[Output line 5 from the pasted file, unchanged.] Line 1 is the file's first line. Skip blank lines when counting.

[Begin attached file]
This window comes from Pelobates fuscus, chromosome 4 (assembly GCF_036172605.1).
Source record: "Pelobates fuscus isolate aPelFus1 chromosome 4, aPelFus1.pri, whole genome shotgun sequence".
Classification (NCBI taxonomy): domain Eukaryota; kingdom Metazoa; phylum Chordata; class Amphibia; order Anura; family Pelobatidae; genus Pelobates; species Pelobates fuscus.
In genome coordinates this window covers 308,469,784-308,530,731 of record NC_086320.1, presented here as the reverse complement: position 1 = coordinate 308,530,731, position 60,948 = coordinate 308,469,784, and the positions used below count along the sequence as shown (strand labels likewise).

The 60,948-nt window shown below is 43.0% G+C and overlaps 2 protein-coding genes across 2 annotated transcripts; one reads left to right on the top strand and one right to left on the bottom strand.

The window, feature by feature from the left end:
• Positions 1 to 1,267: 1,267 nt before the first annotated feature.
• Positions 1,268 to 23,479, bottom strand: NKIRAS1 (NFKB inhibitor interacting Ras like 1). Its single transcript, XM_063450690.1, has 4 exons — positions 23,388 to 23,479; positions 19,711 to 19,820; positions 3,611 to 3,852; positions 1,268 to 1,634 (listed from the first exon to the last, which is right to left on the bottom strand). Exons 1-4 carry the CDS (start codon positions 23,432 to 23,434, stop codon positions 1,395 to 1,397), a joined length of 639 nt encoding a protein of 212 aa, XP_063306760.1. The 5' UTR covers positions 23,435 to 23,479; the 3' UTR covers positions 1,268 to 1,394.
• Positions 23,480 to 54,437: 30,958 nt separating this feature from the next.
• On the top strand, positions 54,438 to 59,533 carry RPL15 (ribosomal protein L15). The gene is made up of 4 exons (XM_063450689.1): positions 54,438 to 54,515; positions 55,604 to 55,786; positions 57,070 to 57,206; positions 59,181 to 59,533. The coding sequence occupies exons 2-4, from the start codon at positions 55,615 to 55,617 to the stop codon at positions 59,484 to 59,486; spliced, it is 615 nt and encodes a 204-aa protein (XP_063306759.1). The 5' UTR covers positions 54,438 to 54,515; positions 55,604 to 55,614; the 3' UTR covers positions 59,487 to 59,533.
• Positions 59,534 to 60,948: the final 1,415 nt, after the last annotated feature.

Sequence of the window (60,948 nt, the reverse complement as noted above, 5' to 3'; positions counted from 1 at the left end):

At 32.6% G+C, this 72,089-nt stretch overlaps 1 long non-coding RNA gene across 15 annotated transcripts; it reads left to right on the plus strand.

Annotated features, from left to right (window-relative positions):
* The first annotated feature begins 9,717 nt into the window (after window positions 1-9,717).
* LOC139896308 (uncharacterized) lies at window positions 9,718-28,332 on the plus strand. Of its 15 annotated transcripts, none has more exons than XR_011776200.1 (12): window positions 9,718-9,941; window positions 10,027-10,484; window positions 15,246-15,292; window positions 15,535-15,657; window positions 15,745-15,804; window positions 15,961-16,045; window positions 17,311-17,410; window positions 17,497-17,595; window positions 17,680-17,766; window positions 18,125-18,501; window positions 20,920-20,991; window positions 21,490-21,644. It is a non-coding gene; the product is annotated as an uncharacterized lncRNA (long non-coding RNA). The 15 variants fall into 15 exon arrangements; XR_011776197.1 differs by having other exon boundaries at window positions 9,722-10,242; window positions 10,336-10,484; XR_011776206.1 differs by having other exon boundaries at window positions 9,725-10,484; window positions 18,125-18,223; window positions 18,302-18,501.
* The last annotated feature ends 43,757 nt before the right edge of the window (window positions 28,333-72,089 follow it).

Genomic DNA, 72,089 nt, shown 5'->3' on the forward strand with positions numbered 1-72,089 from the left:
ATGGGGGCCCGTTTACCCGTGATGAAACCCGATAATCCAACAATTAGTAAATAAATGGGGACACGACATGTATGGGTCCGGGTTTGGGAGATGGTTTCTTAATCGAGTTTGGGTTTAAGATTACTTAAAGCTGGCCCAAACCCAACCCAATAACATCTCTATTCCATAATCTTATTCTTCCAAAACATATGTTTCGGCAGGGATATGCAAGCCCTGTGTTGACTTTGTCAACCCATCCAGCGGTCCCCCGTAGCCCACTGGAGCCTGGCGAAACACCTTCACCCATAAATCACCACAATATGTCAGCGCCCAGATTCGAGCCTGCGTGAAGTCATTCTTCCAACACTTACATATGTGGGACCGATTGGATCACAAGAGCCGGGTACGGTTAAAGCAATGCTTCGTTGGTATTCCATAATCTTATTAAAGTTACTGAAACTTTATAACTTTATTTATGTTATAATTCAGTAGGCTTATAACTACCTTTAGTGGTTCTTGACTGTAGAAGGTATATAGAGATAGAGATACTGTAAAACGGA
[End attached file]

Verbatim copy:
The 60,948-nt window shown below is 43.0% G+C and overlaps 2 protein-coding genes across 2 annotated transcripts; one reads left to right on the top strand and one right to left on the bottom strand.